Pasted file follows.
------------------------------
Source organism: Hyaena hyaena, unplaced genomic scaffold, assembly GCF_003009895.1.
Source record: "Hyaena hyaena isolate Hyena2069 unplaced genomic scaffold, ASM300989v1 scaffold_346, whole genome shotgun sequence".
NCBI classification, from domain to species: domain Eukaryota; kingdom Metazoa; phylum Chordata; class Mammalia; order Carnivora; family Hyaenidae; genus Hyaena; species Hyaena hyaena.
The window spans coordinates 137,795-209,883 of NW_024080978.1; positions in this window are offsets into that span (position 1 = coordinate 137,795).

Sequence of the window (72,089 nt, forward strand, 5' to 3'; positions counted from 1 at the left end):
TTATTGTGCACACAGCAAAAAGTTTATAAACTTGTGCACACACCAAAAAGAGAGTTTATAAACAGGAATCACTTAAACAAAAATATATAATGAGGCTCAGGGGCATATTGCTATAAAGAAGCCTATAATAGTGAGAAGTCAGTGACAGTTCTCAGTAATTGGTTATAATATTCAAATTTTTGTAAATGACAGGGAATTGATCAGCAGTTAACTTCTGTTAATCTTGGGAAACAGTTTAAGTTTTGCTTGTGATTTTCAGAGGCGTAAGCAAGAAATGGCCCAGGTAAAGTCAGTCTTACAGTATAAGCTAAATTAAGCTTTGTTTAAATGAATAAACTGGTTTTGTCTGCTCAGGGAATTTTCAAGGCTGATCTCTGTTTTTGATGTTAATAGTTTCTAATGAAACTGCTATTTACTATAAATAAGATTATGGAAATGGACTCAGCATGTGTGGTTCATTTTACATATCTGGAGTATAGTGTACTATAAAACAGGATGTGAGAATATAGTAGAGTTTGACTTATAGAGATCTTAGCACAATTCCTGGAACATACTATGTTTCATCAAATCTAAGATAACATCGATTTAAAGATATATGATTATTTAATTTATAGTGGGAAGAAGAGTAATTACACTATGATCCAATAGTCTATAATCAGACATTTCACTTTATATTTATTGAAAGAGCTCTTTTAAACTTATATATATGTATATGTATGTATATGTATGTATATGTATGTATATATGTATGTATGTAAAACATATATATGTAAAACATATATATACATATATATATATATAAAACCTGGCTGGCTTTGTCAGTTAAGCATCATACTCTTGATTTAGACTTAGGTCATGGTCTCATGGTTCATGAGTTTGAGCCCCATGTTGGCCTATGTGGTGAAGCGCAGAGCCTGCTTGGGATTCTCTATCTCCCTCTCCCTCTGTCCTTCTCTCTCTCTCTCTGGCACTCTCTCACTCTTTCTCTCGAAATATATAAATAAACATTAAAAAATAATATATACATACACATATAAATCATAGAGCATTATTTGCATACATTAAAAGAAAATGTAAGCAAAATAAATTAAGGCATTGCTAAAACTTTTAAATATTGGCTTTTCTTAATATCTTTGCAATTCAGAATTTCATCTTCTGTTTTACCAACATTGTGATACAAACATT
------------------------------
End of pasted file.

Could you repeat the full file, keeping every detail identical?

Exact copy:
Source organism: Hyaena hyaena, unplaced genomic scaffold, assembly GCF_003009895.1.
Source record: "Hyaena hyaena isolate Hyena2069 unplaced genomic scaffold, ASM300989v1 scaffold_346, whole genome shotgun sequence".
NCBI classification, from domain to species: domain Eukaryota; kingdom Metazoa; phylum Chordata; class Mammalia; order Carnivora; family Hyaenidae; genus Hyaena; species Hyaena hyaena.
The window spans coordinates 137,795-209,883 of NW_024080978.1; positions in this window are offsets into that span (position 1 = coordinate 137,795).

Sequence of the window (72,089 nt, forward strand, 5' to 3'; positions counted from 1 at the left end):
TTATTGTGCACACAGCAAAAAGTTTATAAACTTGTGCACACACCAAAAAGAGAGTTTATAAACAGGAATCACTTAAACAAAAATATATAATGAGGCTCAGGGGCATATTGCTATAAAGAAGCCTATAATAGTGAGAAGTCAGTGACAGTTCTCAGTAATTGGTTATAATATTCAAATTTTTGTAAATGACAGGGAATTGATCAGCAGTTAACTTCTGTTAATCTTGGGAAACAGTTTAAGTTTTGCTTGTGATTTTCAGAGGCGTAAGCAAGAAATGGCCCAGGTAAAGTCAGTCTTACAGTATAAGCTAAATTAAGCTTTGTTTAAATGAATAAACTGGTTTTGTCTGCTCAGGGAATTTTCAAGGCTGATCTCTGTTTTTGATGTTAATAGTTTCTAATGAAACTGCTATTTACTATAAATAAGATTATGGAAATGGACTCAGCATGTGTGGTTCATTTTACATATCTGGAGTATAGTGTACTATAAAACAGGATGTGAGAATATAGTAGAGTTTGACTTATAGAGATCTTAGCACAATTCCTGGAACATACTATGTTTCATCAAATCTAAGATAACATCGATTTAAAGATATATGATTATTTAATTTATAGTGGGAAGAAGAGTAATTACACTATGATCCAATAGTCTATAATCAGACATTTCACTTTATATTTATTGAAAGAGCTCTTTTAAACTTATATATATGTATATGTATGTATATGTATGTATATGTATGTATATATGTATGTATGTAAAACATATATATGTAAAACATATATATACATATATATATATATAAAACCTGGCTGGCTTTGTCAGTTAAGCATCATACTCTTGATTTAGACTTAGGTCATGGTCTCATGGTTCATGAGTTTGAGCCCCATGTTGGCCTATGTGGTGAAGCGCAGAGCCTGCTTGGGATTCTCTATCTCCCTCTCCCTCTGTCCTTCTCTCTCTCTCTCTGGCACTCTCTCACTCTTTCTCTCGAAATATATAAATAAACATTAAAAAATAATATATACATACACATATAAATCATAGAGCATTATTTGCATACATTAAAAGAAAATGTAAGCAAAATAAATTAAGGCATTGCTAAAACTTTTAAATATTGGCTTTTCTTAATATCTTTGCAATTCAGAATTTCATCTTCTGTTTTACCAACATTGTGATACAAACATT